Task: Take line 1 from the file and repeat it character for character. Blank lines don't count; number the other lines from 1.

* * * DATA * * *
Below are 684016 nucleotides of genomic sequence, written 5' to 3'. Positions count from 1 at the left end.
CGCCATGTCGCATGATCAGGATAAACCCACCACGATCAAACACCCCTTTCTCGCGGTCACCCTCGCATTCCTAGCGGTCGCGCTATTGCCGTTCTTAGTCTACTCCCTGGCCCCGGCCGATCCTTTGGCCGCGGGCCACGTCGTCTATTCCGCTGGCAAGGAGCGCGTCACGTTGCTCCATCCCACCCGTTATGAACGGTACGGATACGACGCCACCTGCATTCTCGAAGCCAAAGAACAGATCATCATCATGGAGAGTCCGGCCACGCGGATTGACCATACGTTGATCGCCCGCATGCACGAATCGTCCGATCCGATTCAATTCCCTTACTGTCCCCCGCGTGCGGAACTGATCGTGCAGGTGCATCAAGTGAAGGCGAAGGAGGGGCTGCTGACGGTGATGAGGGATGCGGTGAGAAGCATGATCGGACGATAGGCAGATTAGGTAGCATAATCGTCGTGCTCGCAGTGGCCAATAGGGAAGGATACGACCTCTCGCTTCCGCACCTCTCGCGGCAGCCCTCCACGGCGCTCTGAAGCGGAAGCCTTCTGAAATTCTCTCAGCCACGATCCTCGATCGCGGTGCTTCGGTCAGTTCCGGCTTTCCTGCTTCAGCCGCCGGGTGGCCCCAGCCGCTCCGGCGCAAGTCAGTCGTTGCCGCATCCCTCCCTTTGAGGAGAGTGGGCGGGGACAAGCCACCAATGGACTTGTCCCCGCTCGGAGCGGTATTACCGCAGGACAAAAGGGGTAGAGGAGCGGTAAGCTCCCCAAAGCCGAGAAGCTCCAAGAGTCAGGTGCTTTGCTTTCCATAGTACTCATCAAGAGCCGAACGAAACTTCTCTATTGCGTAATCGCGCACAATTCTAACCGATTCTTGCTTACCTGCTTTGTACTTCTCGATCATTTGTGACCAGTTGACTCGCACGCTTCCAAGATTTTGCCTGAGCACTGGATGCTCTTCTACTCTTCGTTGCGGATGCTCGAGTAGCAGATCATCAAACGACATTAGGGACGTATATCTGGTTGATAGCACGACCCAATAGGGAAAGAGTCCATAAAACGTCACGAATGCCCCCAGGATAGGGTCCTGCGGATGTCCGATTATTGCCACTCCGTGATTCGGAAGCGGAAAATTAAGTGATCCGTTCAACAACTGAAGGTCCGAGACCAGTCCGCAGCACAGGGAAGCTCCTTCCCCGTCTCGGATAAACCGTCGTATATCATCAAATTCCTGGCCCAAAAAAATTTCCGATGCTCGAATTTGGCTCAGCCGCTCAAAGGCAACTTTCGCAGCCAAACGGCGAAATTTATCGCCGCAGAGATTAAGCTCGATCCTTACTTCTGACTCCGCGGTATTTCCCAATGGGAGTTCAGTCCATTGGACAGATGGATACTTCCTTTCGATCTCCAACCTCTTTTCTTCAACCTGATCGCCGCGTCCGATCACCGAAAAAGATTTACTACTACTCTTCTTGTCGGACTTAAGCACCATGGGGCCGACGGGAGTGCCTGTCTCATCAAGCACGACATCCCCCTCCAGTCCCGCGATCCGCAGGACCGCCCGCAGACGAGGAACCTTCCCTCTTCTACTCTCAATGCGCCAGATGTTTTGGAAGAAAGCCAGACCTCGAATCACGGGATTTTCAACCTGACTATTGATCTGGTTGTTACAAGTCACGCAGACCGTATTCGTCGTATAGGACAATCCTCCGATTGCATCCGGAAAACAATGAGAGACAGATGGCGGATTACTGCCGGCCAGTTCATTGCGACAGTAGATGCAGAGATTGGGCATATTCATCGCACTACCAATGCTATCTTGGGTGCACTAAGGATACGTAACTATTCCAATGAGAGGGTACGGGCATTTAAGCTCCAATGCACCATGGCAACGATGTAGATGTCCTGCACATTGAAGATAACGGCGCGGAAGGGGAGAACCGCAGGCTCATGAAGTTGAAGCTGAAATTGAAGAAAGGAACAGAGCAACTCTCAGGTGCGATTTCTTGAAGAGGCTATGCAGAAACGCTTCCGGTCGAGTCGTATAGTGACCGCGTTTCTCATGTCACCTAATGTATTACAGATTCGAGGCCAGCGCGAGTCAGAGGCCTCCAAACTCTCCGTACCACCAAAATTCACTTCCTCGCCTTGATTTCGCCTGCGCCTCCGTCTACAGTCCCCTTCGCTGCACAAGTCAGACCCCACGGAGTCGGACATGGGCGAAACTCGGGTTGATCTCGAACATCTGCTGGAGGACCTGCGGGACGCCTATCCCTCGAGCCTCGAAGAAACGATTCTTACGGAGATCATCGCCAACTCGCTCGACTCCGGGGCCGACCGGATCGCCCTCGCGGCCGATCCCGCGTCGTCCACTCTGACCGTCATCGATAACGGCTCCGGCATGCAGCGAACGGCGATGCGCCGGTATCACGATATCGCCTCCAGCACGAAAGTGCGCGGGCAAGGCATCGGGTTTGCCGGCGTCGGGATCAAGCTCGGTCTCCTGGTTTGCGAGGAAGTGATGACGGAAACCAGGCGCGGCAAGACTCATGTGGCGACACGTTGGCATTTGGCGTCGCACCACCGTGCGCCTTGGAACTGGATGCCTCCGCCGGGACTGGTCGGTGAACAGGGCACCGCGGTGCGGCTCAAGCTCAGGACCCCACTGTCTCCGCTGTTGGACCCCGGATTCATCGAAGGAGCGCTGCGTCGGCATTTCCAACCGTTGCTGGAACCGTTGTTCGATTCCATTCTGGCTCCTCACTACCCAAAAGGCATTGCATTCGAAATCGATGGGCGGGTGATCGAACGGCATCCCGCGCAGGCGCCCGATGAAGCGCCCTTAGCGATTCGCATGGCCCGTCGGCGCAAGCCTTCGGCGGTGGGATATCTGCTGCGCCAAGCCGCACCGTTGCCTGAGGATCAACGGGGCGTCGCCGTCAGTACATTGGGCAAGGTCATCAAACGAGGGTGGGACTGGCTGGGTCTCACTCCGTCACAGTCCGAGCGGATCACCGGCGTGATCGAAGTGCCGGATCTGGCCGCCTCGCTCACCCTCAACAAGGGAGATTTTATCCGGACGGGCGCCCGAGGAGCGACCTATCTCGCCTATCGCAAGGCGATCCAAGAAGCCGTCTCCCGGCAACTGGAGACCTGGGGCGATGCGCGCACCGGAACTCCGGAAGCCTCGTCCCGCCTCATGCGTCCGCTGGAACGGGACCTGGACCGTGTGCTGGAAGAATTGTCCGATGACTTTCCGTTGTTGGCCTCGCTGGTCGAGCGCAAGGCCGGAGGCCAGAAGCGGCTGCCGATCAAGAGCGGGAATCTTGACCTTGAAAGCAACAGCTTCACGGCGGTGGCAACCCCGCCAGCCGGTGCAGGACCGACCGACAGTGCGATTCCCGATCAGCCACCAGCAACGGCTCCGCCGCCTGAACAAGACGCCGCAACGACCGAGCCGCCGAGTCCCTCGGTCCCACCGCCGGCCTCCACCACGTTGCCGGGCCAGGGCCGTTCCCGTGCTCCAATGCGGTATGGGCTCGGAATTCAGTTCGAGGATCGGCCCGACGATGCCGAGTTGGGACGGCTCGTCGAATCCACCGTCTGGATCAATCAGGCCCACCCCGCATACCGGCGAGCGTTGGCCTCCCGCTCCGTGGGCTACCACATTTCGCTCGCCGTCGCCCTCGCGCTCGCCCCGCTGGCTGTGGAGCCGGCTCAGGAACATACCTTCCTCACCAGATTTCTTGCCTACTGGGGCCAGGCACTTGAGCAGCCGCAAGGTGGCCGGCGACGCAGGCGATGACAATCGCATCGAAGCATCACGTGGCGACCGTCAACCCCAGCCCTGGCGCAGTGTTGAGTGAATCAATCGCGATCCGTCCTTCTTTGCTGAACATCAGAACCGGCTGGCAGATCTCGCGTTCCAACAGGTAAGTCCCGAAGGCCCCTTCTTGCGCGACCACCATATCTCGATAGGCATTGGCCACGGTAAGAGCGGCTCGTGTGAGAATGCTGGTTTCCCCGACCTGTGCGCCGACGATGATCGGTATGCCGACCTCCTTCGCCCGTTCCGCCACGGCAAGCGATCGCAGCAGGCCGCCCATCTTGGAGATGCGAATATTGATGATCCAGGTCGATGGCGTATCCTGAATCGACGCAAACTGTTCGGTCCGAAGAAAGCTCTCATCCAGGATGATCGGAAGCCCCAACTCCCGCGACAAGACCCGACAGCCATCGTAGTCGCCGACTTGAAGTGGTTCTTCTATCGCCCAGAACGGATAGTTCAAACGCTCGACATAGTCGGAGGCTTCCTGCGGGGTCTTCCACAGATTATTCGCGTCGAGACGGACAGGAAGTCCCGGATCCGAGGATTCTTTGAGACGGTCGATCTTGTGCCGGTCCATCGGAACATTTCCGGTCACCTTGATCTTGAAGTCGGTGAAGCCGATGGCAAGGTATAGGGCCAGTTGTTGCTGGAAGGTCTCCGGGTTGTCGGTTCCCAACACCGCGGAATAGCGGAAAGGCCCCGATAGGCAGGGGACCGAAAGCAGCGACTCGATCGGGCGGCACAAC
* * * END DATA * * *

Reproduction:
Below are 684016 nucleotides of genomic sequence, written 5' to 3'. Positions count from 1 at the left end.